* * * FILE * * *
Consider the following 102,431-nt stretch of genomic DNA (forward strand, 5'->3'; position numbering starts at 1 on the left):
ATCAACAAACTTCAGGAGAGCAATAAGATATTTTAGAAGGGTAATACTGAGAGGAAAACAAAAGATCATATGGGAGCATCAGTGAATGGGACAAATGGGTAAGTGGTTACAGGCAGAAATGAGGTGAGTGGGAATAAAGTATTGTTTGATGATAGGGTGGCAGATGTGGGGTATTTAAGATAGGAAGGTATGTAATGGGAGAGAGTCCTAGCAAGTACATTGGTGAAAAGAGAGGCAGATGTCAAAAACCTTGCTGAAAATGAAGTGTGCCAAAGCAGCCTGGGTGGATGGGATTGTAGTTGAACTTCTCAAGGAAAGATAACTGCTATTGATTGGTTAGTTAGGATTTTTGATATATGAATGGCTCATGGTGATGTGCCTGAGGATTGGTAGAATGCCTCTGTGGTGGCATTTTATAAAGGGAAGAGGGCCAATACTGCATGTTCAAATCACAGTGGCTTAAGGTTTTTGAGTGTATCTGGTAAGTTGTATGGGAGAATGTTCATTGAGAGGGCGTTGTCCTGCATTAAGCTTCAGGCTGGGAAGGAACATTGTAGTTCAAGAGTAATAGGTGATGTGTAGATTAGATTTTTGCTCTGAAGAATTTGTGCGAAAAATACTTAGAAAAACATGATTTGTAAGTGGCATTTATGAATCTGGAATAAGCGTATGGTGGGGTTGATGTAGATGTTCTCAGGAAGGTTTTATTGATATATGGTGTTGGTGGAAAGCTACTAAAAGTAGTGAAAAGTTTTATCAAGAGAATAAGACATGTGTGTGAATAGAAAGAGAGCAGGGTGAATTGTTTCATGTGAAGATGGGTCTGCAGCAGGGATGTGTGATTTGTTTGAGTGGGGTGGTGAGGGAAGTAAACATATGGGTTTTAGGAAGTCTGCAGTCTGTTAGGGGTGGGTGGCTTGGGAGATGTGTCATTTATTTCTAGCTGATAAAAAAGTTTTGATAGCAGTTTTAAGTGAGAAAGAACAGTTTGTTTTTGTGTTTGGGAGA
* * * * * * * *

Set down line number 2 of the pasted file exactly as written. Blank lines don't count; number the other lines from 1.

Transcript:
ATCAACAAACTTCAGGAGAGCAATAAGATATTTTAGAAGGGTAATACTGAGAGGAAAACAAAAGATCATATGGGAGCATCAGTGAATGGGACAAATGGGTAAGTGGTTACAGGCAGAAATGAGGTGAGTGGGAATAAAGTATTGTTTGATGATAGGGTGGCAGATGTGGGGTATTTAAGATAGGAAGGTATGTAATGGGAGAGAGTCCTAGCAAGTACATTGGTGAAAAGAGAGGCAGATGTCAAAAACCTTGCTGAAAATGAAGTGTGCCAAAGCAGCCTGGGTGGATGGGATTGTAGTTGAACTTCTCAAGGAAAGATAACTGCTATTGATTGGTTAGTTAGGATTTTTGATATATGAATGGCTCATGGTGATGTGCCTGAGGATTGGTAGAATGCCTCTGTGGTGGCATTTTATAAAGGGAAGAGGGCCAATACTGCATGTTCAAATCACAGTGGCTTAAGGTTTTTGAGTGTATCTGGTAAGTTGTATGGGAGAATGTTCATTGAGAGGGCGTTGTCCTGCATTAAGCTTCAGGCTGGGAAGGAACATTGTAGTTCAAGAGTAATAGGTGATGTGTAGATTAGATTTTTGCTCTGAAGAATTTGTGCGAAAAATACTTAGAAAAACATGATTTGTAAGTGGCATTTATGAATCTGGAATAAGCGTATGGTGGGGTTGATGTAGATGTTCTCAGGAAGGTTTTATTGATATATGGTGTTGGTGGAAAGCTACTAAAAGTAGTGAAAAGTTTTATCAAGAGAATAAGACATGTGTGTGAATAGAAAGAGAGCAGGGTGAATTGTTTCATGTGAAGATGGGTCTGCAGCAGGGATGTGTGATTTGTTTGAGTGGGGTGGTGAGGGAAGTAAACATATGGGTTTTAGGAAGTCTGCAGTCTGTTAGGGGTGGGTGGCTTGGGAGATGTGTCATTTATTTCTAGCTGATAAAAAAGTTTTGATAGCAGTTTTAAGTGAGAAAGAACAGTTTGTTTTTGTGTTTGGGAGA